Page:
Do you keep using a non-stick pan even if the non-stick coating is coming off?

  • Yes
  • No

0 voters


I’m going to die, aren’t I?


enjoy flakey burnt bits of pan at dinner


Its cancerogenic isnt it?

  • Yes
  • yes

0 voters


Alright, Marckee.


Everybody dies


Don’t think I’ve ever had a non-stick pan with bits coming off? Like, it’s been scratched, but never flakey or anything.


Thank goodness.


It’s normally fine for years if you don’t use metal on it. Probably fit for the bin after 5 or 6 though


I had a non-stick cake tin that started flaking

I did carry on using it - but using baking parchment to protect my delicious cakes from the black death flakes

I can’t remember if I still have it or not - I’ve not baked a cake in ages



I’ve got a wok from Lidl and it started coming off after one use


I never use metal, but no matter how many times I tell Mrs HYG, she continues to.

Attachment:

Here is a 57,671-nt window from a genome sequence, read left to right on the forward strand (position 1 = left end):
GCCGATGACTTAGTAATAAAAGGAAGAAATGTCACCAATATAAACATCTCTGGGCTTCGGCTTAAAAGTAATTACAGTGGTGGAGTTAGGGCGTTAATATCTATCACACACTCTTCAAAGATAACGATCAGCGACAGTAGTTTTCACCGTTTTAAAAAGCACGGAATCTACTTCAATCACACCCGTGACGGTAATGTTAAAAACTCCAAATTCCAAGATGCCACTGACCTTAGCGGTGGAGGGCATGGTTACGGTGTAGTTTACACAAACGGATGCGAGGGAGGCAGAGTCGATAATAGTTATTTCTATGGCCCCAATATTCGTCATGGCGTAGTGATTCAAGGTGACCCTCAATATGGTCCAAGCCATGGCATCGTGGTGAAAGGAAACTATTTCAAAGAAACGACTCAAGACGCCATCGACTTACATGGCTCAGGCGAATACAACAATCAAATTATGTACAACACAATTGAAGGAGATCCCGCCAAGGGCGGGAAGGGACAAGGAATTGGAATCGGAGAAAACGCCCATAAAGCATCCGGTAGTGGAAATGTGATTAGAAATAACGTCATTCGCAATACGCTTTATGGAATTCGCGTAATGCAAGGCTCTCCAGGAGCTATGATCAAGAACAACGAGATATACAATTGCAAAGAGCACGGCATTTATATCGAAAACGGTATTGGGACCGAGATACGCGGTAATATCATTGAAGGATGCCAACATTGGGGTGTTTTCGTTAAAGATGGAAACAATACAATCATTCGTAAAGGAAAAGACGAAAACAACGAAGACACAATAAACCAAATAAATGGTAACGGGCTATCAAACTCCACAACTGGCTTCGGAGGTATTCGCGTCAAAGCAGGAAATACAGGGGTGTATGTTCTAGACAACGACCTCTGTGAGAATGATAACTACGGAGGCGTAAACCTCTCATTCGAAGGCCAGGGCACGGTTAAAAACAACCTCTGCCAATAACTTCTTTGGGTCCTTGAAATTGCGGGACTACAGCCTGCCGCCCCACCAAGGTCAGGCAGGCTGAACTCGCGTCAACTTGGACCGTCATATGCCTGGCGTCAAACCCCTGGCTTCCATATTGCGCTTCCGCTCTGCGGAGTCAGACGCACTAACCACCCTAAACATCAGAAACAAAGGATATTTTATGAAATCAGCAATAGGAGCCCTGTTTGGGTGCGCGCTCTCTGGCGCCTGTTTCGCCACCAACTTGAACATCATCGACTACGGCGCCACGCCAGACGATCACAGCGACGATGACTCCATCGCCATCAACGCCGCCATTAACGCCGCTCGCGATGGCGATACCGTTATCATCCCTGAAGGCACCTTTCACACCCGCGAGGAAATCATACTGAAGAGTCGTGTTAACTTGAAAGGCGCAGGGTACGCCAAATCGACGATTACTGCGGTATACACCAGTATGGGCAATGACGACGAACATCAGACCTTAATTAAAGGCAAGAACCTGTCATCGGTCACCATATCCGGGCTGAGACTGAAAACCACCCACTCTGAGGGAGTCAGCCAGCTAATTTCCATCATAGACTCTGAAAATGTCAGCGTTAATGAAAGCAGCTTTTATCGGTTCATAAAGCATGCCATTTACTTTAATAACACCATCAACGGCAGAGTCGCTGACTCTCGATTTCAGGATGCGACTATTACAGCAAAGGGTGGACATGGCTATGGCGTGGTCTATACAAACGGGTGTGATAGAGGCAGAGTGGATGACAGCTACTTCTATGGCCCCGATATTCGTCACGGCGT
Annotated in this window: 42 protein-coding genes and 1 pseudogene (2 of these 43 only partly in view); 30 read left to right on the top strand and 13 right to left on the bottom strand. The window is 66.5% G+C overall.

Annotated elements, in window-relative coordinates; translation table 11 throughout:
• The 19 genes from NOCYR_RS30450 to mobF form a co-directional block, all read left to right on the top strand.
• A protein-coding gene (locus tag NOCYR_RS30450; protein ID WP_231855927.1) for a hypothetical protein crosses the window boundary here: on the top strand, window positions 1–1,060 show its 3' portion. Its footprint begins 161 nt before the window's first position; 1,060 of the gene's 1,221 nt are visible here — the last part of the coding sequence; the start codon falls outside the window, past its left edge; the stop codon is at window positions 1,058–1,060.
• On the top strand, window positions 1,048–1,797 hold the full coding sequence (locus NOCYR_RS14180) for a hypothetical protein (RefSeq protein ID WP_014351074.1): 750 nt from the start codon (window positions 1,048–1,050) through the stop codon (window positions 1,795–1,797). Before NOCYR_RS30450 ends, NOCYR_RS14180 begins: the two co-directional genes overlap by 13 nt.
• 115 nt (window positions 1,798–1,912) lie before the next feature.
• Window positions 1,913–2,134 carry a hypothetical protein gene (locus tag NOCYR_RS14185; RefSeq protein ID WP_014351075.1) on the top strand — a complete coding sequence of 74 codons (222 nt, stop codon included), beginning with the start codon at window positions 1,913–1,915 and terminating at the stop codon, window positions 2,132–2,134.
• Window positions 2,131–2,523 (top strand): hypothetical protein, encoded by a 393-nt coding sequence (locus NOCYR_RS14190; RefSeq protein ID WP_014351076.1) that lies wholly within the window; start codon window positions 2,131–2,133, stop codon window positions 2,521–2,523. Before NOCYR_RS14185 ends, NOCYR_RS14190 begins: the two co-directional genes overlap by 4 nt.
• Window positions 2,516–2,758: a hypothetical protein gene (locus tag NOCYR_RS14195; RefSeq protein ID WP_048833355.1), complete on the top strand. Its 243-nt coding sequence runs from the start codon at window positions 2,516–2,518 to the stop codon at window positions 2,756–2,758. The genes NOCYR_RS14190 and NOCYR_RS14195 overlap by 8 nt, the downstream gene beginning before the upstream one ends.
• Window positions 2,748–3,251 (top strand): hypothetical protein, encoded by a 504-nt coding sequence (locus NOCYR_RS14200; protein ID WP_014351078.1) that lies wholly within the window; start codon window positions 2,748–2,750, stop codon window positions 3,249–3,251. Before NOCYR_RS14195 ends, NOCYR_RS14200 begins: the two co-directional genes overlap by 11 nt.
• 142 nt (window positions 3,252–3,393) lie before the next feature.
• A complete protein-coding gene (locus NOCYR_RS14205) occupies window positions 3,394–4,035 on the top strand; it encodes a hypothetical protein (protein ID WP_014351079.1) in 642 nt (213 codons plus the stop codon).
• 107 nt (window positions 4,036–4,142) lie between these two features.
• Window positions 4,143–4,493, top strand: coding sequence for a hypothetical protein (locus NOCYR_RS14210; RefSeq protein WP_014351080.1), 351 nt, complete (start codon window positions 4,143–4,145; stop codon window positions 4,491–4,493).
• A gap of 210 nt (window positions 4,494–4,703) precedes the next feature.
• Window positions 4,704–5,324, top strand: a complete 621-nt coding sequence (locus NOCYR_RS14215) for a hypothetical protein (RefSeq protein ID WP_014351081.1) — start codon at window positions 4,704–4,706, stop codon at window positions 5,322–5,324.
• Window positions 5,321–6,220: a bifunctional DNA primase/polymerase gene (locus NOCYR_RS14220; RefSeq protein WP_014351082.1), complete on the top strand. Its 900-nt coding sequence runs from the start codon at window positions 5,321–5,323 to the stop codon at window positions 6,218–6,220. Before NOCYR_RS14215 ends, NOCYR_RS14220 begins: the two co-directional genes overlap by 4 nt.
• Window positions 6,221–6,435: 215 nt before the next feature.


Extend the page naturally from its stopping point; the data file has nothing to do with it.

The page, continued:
Maybe if I tell her she’s poisoning us all, she’ll listen.


In my first houseshare I had a quite posh non-stick frying pan that my mum had given me (hoping that this would make me eat properly obviously). I looked after it with religious zeal, but one day the Aussie bloke I was sharing with used it to make some sort of ratatouille thing and must have stirred it constantly with a fork or something, because afterwards the whole pan surface was shreds and flakes. His dinner must have been fucking disgusting, and yeah hopefully he’s got cancer now.


It is an issue. Even decent cookware can be destroyed by a motivated enough Australian.


ask them if it’s meant to do that


Please. Having become sick and tired of the nonstick coating deteriorating in under 12 months, I decided to splash out on a Le Creuset nonstick pan that cost about $200 (over 100 of your english pounds). 12 months later: nonstick coating deteriorating.

And, no, I don’t use metal utensils — wood and plastic only. I do, admittedly, cook over a medium to high heat, and it’s the higher heat that’s doing the damage. But the point is that it’s got nothing to do with cheap v. quality.


That’s probably about £10000 (pounds) today